Have you ever seen a yarn that instantly swept you off your feet? The saturated color and sheen of Handmaiden’s sea silk yarn is irresistible! I purchased my first ball years ago at the now retired Robbins Nest yarn and fabric shop, because I was so hypnotized by the beauty of the color that I could not look away! I had no idea of what I was going to do with it, but it has become my favorite yarn ball holder:
The tricky thing about Handmaiden’s sea silk is that it is difficult to find, and online images do not do the yarn justice. Some balls are highly variegated and some are almost solid in color. The saturation of the colors is difficult to gauge from online photos as well. I tried ordering various balls over the internet over the years, but the colors were so wildly different from what had I expected that I gave up. More years passed, and I hankered after the sea silk in vain. Lo, one day it appeared in a burst of glory in my local yarn shop, Uncommon Threads! At first I was thrilled, but then I realized my disposable income for the next year is in deathly peril! I have already succumbed to purchasing more than I should have, so keep your eyes out for upcoming projects here. My first is Adelphe, a perfect lightweight summer tank by Sarah Hatton:
The shimmer of this yarn is so spectacular that it requires a simple garment to do it justice. The silk/seacell blend is extremely lightweight, which is perfect for a Californian summer. And it has a wonderful drape:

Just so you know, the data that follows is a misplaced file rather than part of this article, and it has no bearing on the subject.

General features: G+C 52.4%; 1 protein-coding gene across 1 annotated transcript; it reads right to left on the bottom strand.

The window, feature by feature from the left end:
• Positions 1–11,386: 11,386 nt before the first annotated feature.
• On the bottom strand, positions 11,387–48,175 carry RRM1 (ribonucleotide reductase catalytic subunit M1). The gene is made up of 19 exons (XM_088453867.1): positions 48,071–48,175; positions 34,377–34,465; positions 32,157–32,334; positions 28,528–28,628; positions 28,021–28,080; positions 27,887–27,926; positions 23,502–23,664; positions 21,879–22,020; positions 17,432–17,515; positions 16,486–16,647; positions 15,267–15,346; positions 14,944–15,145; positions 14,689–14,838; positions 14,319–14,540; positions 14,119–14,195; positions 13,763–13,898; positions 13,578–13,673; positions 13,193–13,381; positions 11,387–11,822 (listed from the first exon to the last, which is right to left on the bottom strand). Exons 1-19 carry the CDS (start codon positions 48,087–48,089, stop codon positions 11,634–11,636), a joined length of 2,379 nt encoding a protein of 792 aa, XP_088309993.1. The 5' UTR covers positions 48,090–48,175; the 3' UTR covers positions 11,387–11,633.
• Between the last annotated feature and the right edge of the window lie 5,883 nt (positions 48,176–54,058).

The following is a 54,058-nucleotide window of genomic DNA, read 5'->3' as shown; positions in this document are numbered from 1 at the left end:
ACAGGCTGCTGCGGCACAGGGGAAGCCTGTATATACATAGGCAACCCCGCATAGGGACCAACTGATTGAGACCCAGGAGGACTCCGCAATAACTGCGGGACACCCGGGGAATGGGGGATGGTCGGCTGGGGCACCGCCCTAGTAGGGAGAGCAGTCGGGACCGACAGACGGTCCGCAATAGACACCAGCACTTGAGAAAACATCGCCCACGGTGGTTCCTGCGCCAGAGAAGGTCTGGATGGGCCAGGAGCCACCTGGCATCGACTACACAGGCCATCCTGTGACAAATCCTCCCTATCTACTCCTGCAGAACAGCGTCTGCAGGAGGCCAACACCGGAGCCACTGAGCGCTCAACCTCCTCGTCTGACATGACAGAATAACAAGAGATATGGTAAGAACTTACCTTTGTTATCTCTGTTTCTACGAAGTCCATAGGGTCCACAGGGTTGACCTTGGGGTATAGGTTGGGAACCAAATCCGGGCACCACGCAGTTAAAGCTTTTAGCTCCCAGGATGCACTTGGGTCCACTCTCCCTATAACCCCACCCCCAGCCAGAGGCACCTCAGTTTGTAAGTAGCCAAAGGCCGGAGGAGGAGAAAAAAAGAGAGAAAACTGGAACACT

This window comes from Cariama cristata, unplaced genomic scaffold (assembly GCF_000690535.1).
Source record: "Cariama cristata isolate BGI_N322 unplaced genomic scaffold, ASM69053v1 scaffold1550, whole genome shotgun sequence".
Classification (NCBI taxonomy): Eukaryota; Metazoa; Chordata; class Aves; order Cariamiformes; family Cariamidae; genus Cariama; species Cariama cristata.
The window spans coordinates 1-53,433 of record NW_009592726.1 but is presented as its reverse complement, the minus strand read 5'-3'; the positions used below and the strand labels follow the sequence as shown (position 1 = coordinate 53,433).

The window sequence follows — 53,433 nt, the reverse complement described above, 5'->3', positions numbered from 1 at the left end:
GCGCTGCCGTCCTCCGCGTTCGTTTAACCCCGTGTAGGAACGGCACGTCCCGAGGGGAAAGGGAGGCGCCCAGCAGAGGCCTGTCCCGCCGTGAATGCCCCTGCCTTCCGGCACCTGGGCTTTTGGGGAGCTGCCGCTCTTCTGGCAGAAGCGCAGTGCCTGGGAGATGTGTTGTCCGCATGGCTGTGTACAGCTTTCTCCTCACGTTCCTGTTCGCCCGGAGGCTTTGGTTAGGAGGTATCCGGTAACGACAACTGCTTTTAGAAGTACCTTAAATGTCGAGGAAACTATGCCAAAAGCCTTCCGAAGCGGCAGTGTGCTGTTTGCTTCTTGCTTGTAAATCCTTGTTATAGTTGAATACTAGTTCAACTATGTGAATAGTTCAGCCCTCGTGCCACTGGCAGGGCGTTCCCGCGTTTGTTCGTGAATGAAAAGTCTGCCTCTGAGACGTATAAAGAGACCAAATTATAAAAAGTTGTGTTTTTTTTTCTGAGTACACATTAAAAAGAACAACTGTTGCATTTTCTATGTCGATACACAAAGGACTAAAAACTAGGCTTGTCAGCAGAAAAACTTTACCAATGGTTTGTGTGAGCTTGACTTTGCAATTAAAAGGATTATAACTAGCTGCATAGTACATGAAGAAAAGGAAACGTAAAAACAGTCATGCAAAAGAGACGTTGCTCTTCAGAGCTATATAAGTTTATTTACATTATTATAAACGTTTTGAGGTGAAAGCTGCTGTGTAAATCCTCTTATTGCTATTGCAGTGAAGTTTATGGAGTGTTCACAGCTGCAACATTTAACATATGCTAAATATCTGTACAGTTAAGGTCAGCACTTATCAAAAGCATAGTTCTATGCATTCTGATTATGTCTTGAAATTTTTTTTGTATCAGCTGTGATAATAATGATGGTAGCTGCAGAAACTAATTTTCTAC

I added a lot of extra waist shaping to the pattern, which required none:
In my opinion, the designer Sarah Hatton is at the top of her game this year, and is producing spectacular patterns, simple to knit but distinguished by exquisite little details, such as the scallop/ribbing hem:
My ribbing tends to be uneven, so I knitted this bottom edging using twisted rib. This means that I knitted through the back loop of every knit stitch on the right side and every purl stitch on the wrong side, which kept my ribbing looking even.
In my opinion, the best feature of this top is the clever use of lace to create a feminine detail without rendering the top see-through in all the wrong places. There are so many lace tank designs that are practically unwearable because of the placement of lace across the bust. By cleverly confining a single lace detail to the neckline and straps, Sarah Hatton has designed a top that is work appropriate but also transitions from day to evening wear. I may make another one of these in white sometime, I can see it will become an important wardrobe staple!
Here is the photo of Sarah Hatton's design, Adelphe, from Rowan Magazine 57, which uses Rowan wool cotton 4ply: